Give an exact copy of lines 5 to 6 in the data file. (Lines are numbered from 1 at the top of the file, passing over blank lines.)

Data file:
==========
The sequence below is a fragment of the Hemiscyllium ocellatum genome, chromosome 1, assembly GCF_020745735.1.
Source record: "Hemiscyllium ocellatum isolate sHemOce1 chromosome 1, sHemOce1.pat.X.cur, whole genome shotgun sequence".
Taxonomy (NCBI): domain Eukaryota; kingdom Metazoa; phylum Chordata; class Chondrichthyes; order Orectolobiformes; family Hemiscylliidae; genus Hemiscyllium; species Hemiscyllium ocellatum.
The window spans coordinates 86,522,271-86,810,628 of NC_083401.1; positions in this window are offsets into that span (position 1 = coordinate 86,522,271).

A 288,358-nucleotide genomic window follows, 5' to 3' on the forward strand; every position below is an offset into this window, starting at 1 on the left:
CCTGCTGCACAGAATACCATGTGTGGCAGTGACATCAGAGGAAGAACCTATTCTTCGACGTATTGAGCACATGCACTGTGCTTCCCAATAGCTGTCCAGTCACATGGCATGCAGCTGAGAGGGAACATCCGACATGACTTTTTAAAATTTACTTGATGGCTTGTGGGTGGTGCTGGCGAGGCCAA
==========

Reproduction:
A 288,358-nucleotide genomic window follows, 5' to 3' on the forward strand; every position below is an offset into this window, starting at 1 on the left:
CCTGCTGCACAGAATACCATGTGTGGCAGTGACATCAGAGGAAGAACCTATTCTTCGACGTATTGAGCACATGCACTGTGCTTCCCAATAGCTGTCCAGTCACATGGCATGCAGCTGAGAGGGAACATCCGACATGACTTTTTAAAATTTACTTGATGGCTTGTGGGTGGTGCTGGCGAGGCCAA